I pronounced the word “container” the same way, with the same inflection each time. This is why the reports that say Siri is better than Alexa ring false to me (or they are testing something else, like depth of trivia knowledge). When Alexa fails, it’s usually because it can’t process the command, either because I’m asking something impossible, or just phrasing it in a way that it’s not been programmed to recognize. It could be as simple as omitting a key word.

Siri is different. Siri will sometimes just fail completely, offering up a baffling “no internet connection” error when the internet is right there, or asking me to try again later because maybe someone at Apple has tripped over the server’s power cord again or worse, insisting that I have no such list to add an item to, after which I will ask Siri to show me that list and it does–then still refuses to let me add items to the list because it still doesn’t exist. But more often than these, Siri will misinterpret what I am saying, giving me Kool Aid instead of containers.

It does this often enough that it doesn’t surprise me. It doesn’t even bother me, really, I just accept that it’s part of the whole Siri experience. But Siri has been around since the iPhone 4S (2011)–it really should be a whole lot better than it is. Bad Apple.

The 8th gen ThinkPad X1 Carbon is priced to sell (to the 1%)

First, I realize the ThinkPad X1 Carbon is a business class laptop and business class means expensive. But this pricing just seems silly.

I get newsletters from Lenovo (I have a 6th gen X1 Carbon) and they’ve just announced the 8th gen model, which uses 10th gen Intel CPUs. There’s a lot of generational stuff here. Anyway, I’ve modified part of the newsletter below to highlight my concern.

The thing, though, is what does that absurdly high (starting!) price of $3149 get you? It’s really just standard specs for any decent ultrabook:

  • 8 GB ram
  • 256 GB SSD
  • 14 inch 1920×1080 non-touch display (not even 16:10)

You get a few minor extras like a fingerprint reader (which is pretty standard on ultrabooks now, anyway), the infamous red nub for navigation (which I find a mild irritant when typing), an alleged 19.5 hours of battery life (take this one with a huge grain of salt–like, jumbo salt), a promise of ruggedness (which I can verify from my model) and the rest is really just configurable options, like a privacy screen, touch display and so on.

Now, compare this to the just-updated MacBook Pro 13 inch model (the one with the 10th gen Intel CPUs). It starts at $2399. This is also a lot of money, but it’s $750 less than the X1 Carbon. What do you sacrifice for that?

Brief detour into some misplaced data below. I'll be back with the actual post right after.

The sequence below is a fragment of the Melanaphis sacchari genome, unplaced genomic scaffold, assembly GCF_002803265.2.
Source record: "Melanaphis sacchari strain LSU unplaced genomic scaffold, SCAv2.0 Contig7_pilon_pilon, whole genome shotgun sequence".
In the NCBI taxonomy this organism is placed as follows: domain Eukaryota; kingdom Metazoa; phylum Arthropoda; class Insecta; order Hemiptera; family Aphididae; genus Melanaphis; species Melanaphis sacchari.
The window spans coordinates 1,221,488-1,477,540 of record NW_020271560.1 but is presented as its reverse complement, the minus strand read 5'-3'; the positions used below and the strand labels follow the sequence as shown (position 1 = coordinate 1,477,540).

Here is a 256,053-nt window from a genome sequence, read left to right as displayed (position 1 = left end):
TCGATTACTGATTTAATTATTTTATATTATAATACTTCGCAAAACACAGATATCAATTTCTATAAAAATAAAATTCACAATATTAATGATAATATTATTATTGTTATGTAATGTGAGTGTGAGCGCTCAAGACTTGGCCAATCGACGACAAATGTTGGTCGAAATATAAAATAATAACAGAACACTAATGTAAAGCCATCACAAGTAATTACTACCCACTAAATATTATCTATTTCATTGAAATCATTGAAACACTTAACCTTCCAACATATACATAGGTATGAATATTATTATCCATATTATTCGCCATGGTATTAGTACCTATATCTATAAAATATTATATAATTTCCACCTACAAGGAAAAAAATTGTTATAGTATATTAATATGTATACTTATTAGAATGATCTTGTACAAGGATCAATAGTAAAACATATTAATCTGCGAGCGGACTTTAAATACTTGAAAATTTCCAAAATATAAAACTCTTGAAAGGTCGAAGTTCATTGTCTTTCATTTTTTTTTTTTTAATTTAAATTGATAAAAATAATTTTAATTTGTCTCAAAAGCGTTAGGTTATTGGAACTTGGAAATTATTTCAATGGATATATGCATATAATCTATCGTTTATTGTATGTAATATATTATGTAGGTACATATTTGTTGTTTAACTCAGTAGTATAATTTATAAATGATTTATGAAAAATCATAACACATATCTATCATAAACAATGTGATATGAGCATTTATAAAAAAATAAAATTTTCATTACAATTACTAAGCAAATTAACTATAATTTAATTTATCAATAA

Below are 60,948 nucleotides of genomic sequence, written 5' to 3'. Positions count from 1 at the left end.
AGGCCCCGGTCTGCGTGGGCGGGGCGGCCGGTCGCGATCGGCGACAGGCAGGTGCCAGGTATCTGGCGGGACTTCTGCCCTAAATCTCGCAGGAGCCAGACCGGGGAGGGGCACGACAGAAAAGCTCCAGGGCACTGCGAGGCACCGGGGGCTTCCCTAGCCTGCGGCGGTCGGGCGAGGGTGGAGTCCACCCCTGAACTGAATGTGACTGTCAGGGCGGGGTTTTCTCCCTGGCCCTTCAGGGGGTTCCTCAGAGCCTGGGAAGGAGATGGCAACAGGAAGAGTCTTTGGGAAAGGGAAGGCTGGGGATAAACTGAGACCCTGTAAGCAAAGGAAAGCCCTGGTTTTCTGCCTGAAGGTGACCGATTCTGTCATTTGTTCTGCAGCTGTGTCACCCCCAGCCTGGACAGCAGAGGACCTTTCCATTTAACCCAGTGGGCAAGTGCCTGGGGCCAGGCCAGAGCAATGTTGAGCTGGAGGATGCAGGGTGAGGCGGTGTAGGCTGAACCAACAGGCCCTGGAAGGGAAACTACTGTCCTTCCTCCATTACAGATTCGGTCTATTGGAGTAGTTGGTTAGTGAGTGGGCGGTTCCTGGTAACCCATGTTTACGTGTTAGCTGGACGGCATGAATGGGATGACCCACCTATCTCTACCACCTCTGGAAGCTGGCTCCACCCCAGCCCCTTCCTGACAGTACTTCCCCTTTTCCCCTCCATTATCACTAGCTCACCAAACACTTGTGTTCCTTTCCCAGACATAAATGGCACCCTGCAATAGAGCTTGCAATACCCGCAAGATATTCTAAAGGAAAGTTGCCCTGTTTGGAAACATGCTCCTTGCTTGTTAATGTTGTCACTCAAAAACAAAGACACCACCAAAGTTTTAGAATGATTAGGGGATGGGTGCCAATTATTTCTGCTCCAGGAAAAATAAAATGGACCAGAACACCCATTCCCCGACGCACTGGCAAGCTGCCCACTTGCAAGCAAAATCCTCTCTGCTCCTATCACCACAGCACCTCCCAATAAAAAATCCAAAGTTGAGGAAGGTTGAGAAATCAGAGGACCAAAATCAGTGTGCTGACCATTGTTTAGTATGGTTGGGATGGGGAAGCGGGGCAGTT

• No USB 3.0 ports
  • No Wi-Fi 6
  • Battery life rated at 10 hours instead of “19.5”
  • Heavier at 3.01 pounds
  • No shutter on webcam
  • Aluminum case will dent and scratch when treated roughly

What do you get over the X1?

  • Four Thunderbolt 3 ports instead of 2
  • Touch Bar (OK, some might consider this a negative)
  • 13 inch display–smaller, but running at a higher resolution of 2560×1600 and at a more productivity-friendly 16:10 ratio
  • Wide color support
  • True tone (display can detect ambient light and adjust automatically)
  • Faster integrated graphics
  • 16 GB ram (twice as much)
  • Ram is significantly faster
  • 512 GB SSD (twice as much)
  • Faster CPU (2.0 GHz vs 1.6 GHz)

Really, unless you absolutely need Windows (which you can still run on the MacBook Pro, actually) or some of the privacy features, or must have Wi-Fi 6 now, the MacBook Pro is not just a better deal, it’s a significantly better deal.

How weird.

But good for Apple. I’ll be posting again about my own laptop possibilities again soon. I will not be considering an 8th gen ThinkPad X1 Carbon.

Death of a butterfly

Today Apple released the updated 13 inch MacBook Pro. As updates go it was pretty tepid. The lower end version is essentially unchanged, still shipping with 8th gen Intel processors, but now with more base storage and the revised Magic keyboard. The magic part is that it’s not prone to fail like the butterfly keyboard. The higher end models include 10th gen processors, but are otherwise pretty much the same as well.